America in Uniform

Here’s an e-mail from a lawyer friend of mine.  He gave me permission to publish it for all of our America In Uniform supporters.

To all:

In the performance of my menial job, I am required to examine Abstracts of Title to different properties in North Louisiana to determine the mineral and lease ownership of said lands.  This afternoon I was examining a succession proceeding of a man who had acquired a piece of property in Sabine Parish.  I discovered the attached letter filed for posterity in his succession proceeding at the courthouse.

Sgt. John Emanus died on June 6, 1944 (that is otherwise known as D-Day) while serving in the 82nd Airborne Division which had jumped into Normandy on the early morning hours of this historic day.  The letter is written by the then Commanding General of the 82 Airborne Division, General Matthew Ridgway, one of our nation’s most able and courageous commanders in both WW II and the Korean War.  I found the short, concise letter of General Ridgway to Sgt. Emanus’s father to more accurately reflect what being a combat soldier is all about more than any other explanation I have ever read.The letter reflects the greatness of the man writing it and his sense of loss, as well as the inspirational combat leadership ability of Sgt. Emanus.  It caused me to reflect that for this nation to endure as we all know it, we must continue to produce soldiers like Sgt. Emanus to fight our nation’s wars and we must continue to produce great leaders like General Ridgway to lead them in the fight.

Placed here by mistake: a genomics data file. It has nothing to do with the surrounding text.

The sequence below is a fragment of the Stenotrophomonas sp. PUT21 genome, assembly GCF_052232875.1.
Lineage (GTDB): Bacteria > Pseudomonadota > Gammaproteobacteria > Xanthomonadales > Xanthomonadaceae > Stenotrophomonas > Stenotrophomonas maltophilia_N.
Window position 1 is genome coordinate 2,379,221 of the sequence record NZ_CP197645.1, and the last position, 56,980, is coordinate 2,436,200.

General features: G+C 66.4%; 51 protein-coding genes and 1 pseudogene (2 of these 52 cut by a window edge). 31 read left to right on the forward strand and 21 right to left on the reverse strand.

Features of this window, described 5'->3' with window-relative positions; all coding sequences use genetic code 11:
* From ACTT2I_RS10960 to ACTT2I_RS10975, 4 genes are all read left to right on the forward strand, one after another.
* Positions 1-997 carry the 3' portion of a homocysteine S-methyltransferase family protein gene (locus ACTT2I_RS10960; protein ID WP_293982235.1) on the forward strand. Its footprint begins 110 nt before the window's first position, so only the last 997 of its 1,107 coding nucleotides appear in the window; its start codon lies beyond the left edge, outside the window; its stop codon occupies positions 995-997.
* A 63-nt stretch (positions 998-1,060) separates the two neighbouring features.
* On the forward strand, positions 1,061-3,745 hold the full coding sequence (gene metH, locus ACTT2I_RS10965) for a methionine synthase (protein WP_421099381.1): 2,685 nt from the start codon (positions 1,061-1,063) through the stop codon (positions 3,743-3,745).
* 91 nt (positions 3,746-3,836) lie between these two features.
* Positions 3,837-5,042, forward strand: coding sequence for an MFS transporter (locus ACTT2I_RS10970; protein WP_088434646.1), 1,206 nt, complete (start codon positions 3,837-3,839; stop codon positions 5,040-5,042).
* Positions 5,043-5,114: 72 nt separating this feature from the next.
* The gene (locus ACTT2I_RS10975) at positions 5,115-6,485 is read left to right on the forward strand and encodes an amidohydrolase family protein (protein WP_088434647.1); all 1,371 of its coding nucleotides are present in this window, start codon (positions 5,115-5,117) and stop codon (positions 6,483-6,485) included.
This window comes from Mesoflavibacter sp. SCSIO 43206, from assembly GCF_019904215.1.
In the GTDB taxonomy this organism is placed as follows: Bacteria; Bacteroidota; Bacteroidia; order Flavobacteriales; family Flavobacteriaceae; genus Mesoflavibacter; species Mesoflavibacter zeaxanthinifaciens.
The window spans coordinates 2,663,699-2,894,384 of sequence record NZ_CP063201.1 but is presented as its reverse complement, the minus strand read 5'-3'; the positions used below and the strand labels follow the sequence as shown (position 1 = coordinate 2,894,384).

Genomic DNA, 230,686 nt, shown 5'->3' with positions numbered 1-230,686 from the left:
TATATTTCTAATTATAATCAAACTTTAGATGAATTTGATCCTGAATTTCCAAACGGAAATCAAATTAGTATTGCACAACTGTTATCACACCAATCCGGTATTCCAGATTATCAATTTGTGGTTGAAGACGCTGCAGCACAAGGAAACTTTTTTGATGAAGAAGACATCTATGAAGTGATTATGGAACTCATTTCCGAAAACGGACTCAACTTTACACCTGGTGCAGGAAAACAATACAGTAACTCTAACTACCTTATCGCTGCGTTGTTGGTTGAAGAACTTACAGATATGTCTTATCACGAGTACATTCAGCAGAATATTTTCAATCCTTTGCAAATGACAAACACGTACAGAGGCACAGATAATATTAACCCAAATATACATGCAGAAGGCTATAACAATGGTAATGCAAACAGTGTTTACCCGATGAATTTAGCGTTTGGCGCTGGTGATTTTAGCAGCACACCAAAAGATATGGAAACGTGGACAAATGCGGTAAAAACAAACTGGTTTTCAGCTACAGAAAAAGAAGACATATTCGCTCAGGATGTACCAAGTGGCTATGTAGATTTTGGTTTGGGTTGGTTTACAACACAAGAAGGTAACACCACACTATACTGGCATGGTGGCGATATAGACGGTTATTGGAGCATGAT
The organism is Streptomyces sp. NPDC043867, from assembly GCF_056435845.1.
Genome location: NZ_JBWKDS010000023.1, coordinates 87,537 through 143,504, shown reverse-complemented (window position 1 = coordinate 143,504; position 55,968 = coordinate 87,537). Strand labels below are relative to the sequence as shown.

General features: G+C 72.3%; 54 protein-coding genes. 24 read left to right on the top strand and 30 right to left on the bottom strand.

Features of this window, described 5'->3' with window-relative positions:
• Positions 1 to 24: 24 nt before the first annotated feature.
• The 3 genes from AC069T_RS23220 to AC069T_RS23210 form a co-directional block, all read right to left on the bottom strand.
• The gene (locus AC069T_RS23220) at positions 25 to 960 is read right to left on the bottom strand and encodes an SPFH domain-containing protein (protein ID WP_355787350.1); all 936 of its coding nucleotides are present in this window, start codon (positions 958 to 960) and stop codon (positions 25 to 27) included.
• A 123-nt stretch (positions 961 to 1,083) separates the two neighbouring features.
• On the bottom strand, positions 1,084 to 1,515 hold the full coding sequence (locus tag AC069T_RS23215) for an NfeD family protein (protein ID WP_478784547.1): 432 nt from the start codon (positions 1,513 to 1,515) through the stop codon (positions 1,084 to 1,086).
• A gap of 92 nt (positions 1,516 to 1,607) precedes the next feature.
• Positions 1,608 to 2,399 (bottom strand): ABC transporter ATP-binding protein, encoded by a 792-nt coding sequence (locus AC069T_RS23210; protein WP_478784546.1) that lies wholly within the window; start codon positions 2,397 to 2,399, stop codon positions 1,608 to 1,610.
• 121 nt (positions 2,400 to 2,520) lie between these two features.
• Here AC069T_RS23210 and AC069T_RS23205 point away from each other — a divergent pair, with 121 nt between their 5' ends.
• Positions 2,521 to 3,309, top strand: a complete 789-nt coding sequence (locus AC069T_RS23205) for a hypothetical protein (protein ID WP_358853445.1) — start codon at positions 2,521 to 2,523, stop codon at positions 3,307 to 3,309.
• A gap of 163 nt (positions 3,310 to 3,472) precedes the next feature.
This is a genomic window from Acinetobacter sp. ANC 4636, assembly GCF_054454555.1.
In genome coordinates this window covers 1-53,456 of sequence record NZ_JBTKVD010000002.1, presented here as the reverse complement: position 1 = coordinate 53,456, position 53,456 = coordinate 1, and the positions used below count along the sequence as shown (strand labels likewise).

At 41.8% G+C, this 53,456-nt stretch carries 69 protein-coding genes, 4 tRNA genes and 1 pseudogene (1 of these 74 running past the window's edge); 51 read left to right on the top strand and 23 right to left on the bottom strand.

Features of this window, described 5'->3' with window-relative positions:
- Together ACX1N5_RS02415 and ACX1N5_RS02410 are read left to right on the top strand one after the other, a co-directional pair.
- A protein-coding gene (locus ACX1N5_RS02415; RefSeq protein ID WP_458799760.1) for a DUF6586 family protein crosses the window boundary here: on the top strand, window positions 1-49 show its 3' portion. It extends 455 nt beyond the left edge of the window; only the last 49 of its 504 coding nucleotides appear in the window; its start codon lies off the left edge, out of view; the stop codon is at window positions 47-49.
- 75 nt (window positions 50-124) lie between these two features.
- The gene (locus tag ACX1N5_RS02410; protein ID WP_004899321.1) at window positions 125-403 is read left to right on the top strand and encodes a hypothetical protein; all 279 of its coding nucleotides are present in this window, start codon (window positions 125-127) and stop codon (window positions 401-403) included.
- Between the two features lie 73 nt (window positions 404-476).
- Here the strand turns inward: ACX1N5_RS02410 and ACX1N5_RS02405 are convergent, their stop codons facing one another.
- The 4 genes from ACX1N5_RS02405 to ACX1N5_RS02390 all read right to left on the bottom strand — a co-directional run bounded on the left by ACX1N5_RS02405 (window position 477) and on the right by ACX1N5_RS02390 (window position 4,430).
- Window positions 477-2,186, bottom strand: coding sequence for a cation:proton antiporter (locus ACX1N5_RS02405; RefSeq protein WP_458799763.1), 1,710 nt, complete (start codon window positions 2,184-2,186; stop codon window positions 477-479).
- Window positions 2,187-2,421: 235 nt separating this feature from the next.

Headquarters 82d Airborne Division
Office of the Division Commander

A.P.O. 469, U.S. Army
2 August 1944

Dear Mr. Emanus:

It is with deep regret that I write of the death of your son, Sergeant John W. Emanus, 34235281, a member of my command who was killed in action 6 June 1944.

Your son was a member of Headquarters Company, 82d “All American” Airborne Division.

Sergeant Emanus was an aggressive, ambitious non-commissioned officer.  His ability to lead men was an inspiration to all and won the admiration and respect of his company officers.

Putting aside family ties, the admiration, respect, and affection of comrades are a soldier’s most priceless possessions, because collectively these comrades are unfailing judges.  These possessions I believe your son had earned in full measure.  Death of such a man leaves with each member of the Division a lasting sense of loss, from which there comes to you a deep sense of personal sympathy.


Major General, U. S. Army

Mr. Steve Emanus
Route #1, Box 65
Noble, Louisiana

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